Overall, Governor Evers' budget proposal would spend too much, increase taxes at a time when many are already struggling, and contains a number of liberal policy items that will not be supported by the Republican-controlled legislature nor most Wisconsinites outside of the liberal bubble of Dane County. In the weeks ahead, I will be reviewing the governor’s plan and working with my colleagues in the legislature to craft a budget that works for the people of Wisconsin, just as we did last session. As the budget process unfolds over the next several months, I encourage you to reach out to me and share your thoughts on what you would like to see prioritized in our state's two-year spending plan.

After the governor's budget address, his state budget proposal was introduced to the legislature as Assembly Bill (AB) 68.

Stopping a Tax on Local Businesses

One of the important parts of the Coronavirus Aid, Relief, and Economic Security (CARES) Act that was signed into law last year by President Trump was the creation of the Paycheck Protection Program (PPP). Since its creation, the PPP program has provided forgivable loans to businesses around our nation to keep their employees working. I have heard from a number of business owners across the 87th District who used this program to keep their employees on the payroll during the economic hardship and government-mandated shutdowns this past year.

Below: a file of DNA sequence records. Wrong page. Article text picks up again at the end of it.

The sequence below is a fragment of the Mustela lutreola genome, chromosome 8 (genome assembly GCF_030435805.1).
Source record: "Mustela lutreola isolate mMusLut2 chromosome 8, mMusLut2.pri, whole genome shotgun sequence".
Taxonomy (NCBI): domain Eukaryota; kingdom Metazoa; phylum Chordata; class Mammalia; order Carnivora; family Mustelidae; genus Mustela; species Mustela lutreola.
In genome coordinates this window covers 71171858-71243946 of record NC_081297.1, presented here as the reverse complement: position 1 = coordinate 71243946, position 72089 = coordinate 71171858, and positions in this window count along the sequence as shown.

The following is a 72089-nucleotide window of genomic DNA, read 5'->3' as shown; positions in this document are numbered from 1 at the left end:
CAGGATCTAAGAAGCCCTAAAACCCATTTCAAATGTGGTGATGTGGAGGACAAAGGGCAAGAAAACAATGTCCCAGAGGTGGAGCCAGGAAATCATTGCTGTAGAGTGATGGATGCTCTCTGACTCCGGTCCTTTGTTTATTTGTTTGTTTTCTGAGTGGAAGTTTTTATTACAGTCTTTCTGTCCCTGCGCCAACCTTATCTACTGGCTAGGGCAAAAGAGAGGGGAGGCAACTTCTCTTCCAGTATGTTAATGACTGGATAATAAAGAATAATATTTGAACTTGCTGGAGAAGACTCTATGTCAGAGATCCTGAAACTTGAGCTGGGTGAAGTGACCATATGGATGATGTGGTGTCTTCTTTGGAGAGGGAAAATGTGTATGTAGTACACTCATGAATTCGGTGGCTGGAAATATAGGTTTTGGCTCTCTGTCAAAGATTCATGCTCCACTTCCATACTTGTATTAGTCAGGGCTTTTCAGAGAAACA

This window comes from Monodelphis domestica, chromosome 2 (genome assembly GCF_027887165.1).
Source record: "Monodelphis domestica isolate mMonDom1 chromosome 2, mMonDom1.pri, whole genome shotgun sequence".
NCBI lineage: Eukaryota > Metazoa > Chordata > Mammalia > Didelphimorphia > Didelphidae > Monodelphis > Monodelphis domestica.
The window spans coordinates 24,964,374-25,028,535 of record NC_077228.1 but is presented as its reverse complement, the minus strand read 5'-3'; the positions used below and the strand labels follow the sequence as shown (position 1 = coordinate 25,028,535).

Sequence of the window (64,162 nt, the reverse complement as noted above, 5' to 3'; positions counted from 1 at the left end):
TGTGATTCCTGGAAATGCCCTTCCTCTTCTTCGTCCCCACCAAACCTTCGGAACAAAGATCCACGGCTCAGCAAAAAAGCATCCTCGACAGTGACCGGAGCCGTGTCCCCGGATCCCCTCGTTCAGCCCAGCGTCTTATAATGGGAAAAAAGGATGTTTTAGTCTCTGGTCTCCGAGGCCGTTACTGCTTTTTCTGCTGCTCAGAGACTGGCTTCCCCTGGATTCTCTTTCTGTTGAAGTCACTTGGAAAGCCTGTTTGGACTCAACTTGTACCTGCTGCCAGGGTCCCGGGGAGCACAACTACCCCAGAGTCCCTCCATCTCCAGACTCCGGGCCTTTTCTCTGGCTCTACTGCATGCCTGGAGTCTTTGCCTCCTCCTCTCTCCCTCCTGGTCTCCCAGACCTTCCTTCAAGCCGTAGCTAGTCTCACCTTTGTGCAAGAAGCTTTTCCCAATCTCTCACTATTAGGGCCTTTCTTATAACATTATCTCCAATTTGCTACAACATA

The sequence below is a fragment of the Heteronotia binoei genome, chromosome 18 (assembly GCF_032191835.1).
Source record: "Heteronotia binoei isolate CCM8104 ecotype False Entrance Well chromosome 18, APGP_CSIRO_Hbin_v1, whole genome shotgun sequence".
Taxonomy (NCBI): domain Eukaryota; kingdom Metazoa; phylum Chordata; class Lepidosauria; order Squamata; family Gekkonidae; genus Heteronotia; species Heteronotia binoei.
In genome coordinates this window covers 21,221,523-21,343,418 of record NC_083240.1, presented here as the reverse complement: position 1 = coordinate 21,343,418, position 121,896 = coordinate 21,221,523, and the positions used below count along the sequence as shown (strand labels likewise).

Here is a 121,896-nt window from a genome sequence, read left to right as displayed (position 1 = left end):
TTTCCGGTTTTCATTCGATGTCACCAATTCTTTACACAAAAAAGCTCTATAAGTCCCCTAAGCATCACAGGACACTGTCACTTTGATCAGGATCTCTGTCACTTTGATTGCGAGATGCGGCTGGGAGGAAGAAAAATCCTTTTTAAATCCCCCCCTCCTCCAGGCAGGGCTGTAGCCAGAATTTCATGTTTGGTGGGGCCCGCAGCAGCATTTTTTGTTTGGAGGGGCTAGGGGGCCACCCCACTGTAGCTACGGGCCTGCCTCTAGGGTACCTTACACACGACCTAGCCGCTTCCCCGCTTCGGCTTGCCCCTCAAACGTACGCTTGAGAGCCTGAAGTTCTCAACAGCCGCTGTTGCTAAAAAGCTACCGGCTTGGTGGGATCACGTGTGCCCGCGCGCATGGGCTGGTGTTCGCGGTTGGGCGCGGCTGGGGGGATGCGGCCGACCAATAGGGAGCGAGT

While these loans are not taxable at the federal level, the Wisconsin Department of Revenue (DOR) recently determined that they were at the state level. If allowed to stand, this tax would cost Wisconsin businesses an estimated $431 million. Since DOR announced their guidance on this matter I heard from many local small business owners who reached out to share how this added tax would negatively impact them. For some, stopping this tax on PPP loans could be the difference between staying open or having to close their doors. That is why I joined with a number of my legislative colleagues to advocate to fix this issue and treat PPP loans the same in Wisconsin as they are on the federal level, tax-free.

I am pleased to share that this important change was included as part of legislation to modernize the state tax code and operations at DOR, Assembly Bill (AB) 2.  AB 2 was approved by both houses of the legislature on Tuesday with wide bipartisan support and was signed into law yesterday as 2021 Act 1 by Governor Evers. I am glad that this important fix to our state's tax code is now law.